As some of you might recall, I once gave advice on how to behave in a writer’s group in The Dos and Donts of Being in a Writer’s Group. That post is aimed at those looking to be members of a writing group, and to tell them how to stay being a member, lest they get removed if they don’t follow my advice.
Well, this post is aimed at those who are run or are thinking about starting their own writer’s group. I was once an organizer for one on meetup.com which I ran for about a year and half. I was also briefly part of another before that, which I’ll get to shortly. So here is my advice on how to make your group run smoothly, make it an enjoyable experience for everyone, and not lose members or see your group be blacklisted because of your lousy leadership.
DO Remember the Group is for Everyone – Not Just You!
While your reasons for creating a writer’s group will naturally be self-centered – ie, meeting other writers, getting others to critique your work – once the ball gets rolling, it can’t be all about you. You would have to give what you want your members to give to you. If you want a thorough critique, give the same to anyone who submits their work. Don’t make your meetings all about you. If it goes to way, you’re going to find it difficult to keep your members coming to your meetings.
Don’t Be Wholly Unlikable:
Don’t be rude and unpleasant to your members over anything. For the first writer’s group I joined, I submitted a synopsis of a high fantasy story. During the first meeting, it was pointed out as heavily flawed by a few members, including the organizer who was aloof and kind of cranky. I was a little shaken by the critiques because I felt foolish for having submitted something that was so flawed. But since the other members encouraged me to work on it, I did and I submitted the revised synopsis a few months later. Unfortunately, those encouraging members were not there that time, but that cranky organizer was – and boy was he ready to go after me. He not only ripped apart my work, he mocked and even made a few crude comments about the female main character. He also did it with this smug smile on his face as though he loved knifing me in front of everyone. And because of his rules of no response until everyone was done, I had to sit quietly as he went on and on with the damn smile on his face. Needless to say, I never came back to that group and it eventually it shut down. Gee, I wonder why?
So the bottom line is, don’t be a lousy person – even to those who submit poor writing. I once had someone who submitted something that had terrible grammar and paragraph structure, empty characters, and too many plot holes in only 10 pages. But instead of being rude, I pointed out what needed to be done to make the piece a lot of better. There was no need for me to be nasty, and there’s no need for you either.
DO Anticipate Wacky People:
I’m sure we’re all aware that there are a lot of wackos out there – and guess what? They’ll find their way to join your group and come to your meetings. Maybe you’ll have an inkling that’s there’s something a bit off about them once you get their email request or meet them when they arrive for the meeting. If so, get ready. I mean, don’t get ready for combat. But keep an eye on them. In my experience, I had some grouch come to my meeting…only to criticize it. He complained that there were too few members and how that wasn’t helpful for the writers, and he basically said I wasn’t a good organizer. This guy was not another author or aspiring author, he didn’t work for Meetup.com or anything related to what I was doing. To this day, I still can’t figure out what made him show up for that meeting, other than he was some miserable a-hole who wanted to make others miserable. People are weird.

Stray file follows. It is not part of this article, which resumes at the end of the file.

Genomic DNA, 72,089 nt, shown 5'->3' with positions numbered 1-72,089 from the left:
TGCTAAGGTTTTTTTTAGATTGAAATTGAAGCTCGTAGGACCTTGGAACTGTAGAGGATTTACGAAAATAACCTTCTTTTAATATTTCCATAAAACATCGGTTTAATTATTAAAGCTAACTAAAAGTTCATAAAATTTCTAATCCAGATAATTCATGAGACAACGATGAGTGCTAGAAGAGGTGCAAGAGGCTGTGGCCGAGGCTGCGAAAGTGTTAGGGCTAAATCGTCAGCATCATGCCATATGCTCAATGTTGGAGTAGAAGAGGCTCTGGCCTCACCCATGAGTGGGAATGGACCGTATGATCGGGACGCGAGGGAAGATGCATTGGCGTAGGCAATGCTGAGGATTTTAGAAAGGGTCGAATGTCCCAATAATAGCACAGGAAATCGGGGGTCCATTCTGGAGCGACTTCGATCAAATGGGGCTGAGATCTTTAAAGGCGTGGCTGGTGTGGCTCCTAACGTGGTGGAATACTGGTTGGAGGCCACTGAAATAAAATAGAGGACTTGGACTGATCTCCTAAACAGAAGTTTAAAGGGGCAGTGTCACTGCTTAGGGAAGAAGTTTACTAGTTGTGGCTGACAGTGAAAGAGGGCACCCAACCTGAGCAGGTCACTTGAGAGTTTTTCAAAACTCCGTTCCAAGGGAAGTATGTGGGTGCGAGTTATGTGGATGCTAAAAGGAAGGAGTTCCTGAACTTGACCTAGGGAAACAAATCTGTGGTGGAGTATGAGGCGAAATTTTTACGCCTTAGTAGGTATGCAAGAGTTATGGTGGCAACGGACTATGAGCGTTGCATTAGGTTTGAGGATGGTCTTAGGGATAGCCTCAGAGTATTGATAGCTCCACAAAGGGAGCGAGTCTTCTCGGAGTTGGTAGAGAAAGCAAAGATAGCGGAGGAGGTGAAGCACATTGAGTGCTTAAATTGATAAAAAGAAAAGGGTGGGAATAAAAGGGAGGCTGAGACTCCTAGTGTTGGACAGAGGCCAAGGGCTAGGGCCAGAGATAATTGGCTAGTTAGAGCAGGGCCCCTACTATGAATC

Better Yet…DO Anticipate Drama!
There will come a time when you‘ll have to deal with pain in the ass members. Either they don’t follow your rules or they aren’t good for the group in general, it will be best to remove them to avoid any problems. And if you know for it is best to remove them, don’t hesitate. I made the mistake of hesitating because for some reason, I was worried of even more drama. Sigh! But I did get around the removing someone who refused to follow my rules. Too bad now and then I see him when I travel home from work. Let’s just say, if looks could kill!
DON’T Lose Your Cool if Things Don’t Work Out:
A common problem I had was the lack of attendance or frequent no-shows. I found it rude and annoying that it happened, and at one point I got peeved. I had spent a few months trying to make my group as inviting and interesting as possible, with little results. I followed advice from other meetup organizers, but no luck. After almost no one attended a simple social, non-critique meeting, I was so upset that I sent an email to the group saying how I was disappointed by the lack of attendance. That wasn’t cool of me at all. It was downright foolish and bitchy of me. So, learn from me and don’t lose it – even when things don’t work out the way you want them to.
Eventually, I closed my group because I was tired of the drama and poor attendance. I probably should’ve done a lot better in running my group. So learn from me so yours will work out better than my group did!